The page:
Wow! This was a tough read in lockdown. There was one point where I was really sweating because it was making me so anxious. Last week I went out for the first time in eight weeks. It was a beautiful sunny day. With the windows down and the music on, it felt like any other summers day. Then we reached the medical centre. The queue outside the pharmacy was ten people deep, all of them were wearing masks. It was so disorientating. Eve Smith creates a world like this. It’s ours, but not quite. There’s a sense of the uncanny. It’s familiar, yet changed completely. This is a world ‘post-Crisis’ and three different women tell the story.
Lily is an older woman, living in a nursing home facility. She is nearing her 70th birthday and this is a huge milestone. After the ‘Crisis’ an act was passed to reduce access to antibiotics for the over 70s. The world became overrun with a resistant form of TB, seemingly spread at a series of large concerts where thousands were exposed to the virus. Life has now changed completely. People no longer keep cats, just in case they are scratched or bitten. Pets were declawed or simply put down. If they have money, elderly people can be cared for well and in comfort. If not or if they get infection they can be bundled off to dormitories of the dying. The author’s description of these wards and how they treat those who die there had me in tears it was so powerful. This is what happens when certain groups in society are devalued. Our treatment of them becomes less humane. They become objects, not people capable of being loved.
Kate is a nurse, working within this changed healthcare system. She works with people who are terminally ill and palliative care is very different to what we’re used to. If someone is over 70 and has a terminal diagnosis they have a choice; they can take their chances in an imperfect system with no interventions possible or they can come to a room with their family and end their life. Again, the author describes such a powerful scene when a man comes with his daughter and son-in-law to die. Kate is so professional, talking his choice through with his devastated daughter and explaining why treatment isn’t available for his cancer. Once he’s ready Kate hands him a glass of whiskey flavoured drug and waits until he’s ready to drink it. Only minutes pass before his pulse slows down and he peacefully passes away. Kate carries this out efficiently and with empathy. In fact it’s preferable to the alternative. No matter how humane it seems, it’s still chilling and sterile. We find out that Kate was adopted, and since the death of her adoptive Mum she’s been looking for her birth mother in her spare time. She’s looking for a woman over 70, who knows if she’s still alive.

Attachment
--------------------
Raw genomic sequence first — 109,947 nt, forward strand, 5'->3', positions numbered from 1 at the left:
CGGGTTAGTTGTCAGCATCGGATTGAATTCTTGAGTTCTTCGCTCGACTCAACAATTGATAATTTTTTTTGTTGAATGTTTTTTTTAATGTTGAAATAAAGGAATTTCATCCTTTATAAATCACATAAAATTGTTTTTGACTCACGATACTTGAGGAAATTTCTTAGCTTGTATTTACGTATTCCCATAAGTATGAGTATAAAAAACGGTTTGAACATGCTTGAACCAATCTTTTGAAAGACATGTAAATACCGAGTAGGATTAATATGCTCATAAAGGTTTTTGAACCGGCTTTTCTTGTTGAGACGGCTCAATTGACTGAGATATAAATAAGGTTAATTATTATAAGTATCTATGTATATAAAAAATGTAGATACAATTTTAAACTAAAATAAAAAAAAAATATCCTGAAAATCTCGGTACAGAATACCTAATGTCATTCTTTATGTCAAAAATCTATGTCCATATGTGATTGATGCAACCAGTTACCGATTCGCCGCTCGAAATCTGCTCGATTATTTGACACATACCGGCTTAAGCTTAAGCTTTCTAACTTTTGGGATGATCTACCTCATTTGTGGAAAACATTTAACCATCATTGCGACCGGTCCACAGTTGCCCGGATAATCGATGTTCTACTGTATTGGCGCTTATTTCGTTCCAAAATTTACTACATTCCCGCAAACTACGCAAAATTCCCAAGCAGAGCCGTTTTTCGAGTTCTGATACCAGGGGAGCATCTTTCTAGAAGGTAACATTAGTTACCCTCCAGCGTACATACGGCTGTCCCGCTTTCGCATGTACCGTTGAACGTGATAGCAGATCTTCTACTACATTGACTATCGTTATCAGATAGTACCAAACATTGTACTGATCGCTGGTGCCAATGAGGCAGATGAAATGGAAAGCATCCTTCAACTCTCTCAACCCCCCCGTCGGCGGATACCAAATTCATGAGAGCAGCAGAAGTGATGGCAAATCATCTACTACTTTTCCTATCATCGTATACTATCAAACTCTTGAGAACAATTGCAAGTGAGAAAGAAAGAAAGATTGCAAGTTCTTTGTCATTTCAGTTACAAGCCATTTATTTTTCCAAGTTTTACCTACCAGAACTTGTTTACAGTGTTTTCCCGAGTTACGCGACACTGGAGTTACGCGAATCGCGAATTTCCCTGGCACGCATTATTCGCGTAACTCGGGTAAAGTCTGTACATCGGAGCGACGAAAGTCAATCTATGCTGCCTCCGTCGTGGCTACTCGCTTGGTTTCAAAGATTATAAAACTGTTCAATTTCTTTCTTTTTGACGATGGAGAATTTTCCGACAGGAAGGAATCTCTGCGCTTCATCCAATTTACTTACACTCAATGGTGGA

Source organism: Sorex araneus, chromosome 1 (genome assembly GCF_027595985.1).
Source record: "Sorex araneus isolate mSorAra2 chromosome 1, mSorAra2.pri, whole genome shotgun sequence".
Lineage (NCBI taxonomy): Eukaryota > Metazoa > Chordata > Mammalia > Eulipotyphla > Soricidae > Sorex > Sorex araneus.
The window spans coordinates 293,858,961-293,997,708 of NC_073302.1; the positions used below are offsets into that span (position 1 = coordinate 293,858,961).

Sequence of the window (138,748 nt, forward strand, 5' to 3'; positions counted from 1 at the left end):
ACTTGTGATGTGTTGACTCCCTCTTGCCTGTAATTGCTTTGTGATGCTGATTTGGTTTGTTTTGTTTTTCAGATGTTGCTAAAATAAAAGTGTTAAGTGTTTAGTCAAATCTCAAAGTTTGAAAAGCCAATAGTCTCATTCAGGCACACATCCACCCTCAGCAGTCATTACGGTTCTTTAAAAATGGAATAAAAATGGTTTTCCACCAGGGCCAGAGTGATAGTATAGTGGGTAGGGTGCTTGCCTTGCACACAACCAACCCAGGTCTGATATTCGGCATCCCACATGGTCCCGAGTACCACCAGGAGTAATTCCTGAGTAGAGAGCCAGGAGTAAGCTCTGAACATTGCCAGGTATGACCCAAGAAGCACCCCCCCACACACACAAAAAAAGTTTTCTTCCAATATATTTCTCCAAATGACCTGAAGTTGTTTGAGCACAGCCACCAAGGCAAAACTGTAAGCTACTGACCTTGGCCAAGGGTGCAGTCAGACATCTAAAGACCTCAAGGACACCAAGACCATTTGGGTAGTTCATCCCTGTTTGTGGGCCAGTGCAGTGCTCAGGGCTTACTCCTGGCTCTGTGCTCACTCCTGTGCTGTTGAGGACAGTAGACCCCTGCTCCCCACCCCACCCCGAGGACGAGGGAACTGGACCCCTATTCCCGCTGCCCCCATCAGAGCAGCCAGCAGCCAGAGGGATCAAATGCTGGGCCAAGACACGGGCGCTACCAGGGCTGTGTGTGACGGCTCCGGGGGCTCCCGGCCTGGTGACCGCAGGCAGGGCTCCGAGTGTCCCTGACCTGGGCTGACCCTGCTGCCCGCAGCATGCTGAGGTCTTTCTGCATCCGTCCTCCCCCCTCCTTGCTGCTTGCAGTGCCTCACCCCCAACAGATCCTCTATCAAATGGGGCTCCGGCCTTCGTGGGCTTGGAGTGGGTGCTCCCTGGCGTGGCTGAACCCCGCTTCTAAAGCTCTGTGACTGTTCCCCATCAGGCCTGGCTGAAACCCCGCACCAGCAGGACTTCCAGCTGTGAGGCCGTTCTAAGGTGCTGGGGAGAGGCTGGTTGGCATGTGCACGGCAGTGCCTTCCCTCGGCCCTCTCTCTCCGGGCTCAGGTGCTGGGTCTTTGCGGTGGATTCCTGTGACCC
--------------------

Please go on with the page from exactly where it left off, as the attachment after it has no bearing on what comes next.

Mary takes us back to pre-crisis times and her post-graduate days in South Africa. Mary is a botanist with an interest in finding new species of plant that may have medical applications. She meets Piet in a close call with a rhinoceros and he introduces her to the growing TB crisis in South Africa. He explains that AIDS has suppressed people’s immune systems to the point that they’re vulnerable to other infection. This form of TB is resistant and American drug companies aren’t queueing up to help. Could her research help him find a plant suitable for TB drugs? Piet has talked about radical ways of making the world look at what is going on. They spend more time together and have a trip out to his lookout where you can hear and see incredible wildlife. This is where their affair begins.
Every single thread of this story is compelling. I knew they were connected, but kept reading to find out how and why they were all separated. There was the added mystery of who was targeting Lily with newspaper cuttings, and cards. The eventual reveal was a surprise, but it was the revenge that was particularly devastating. The research that must have gone into the medical and scientific aspects of this novel is staggering. The short, factual sections that are either news reports, or scientific articles feel almost real. Every so often I needed to take my head out of the book and see the world as it is, not that it was much better once I turned on the news. I had to take a few deep breaths in the garden from time to time. This author created a credible dystopia, one that’s closer to the truth than a lot of people would like to think. Within that world we follow three interesting and intelligent women, trying their best in an imperfect system. The cold, sterile present contrasts sharply with the lush descriptions of South Africa. It scared me, made me think about my old age and the way we treat those older and sicker than us. I think it is a staggering work of genius, delicate and detailed, but inside a huge vision. I found it incredible.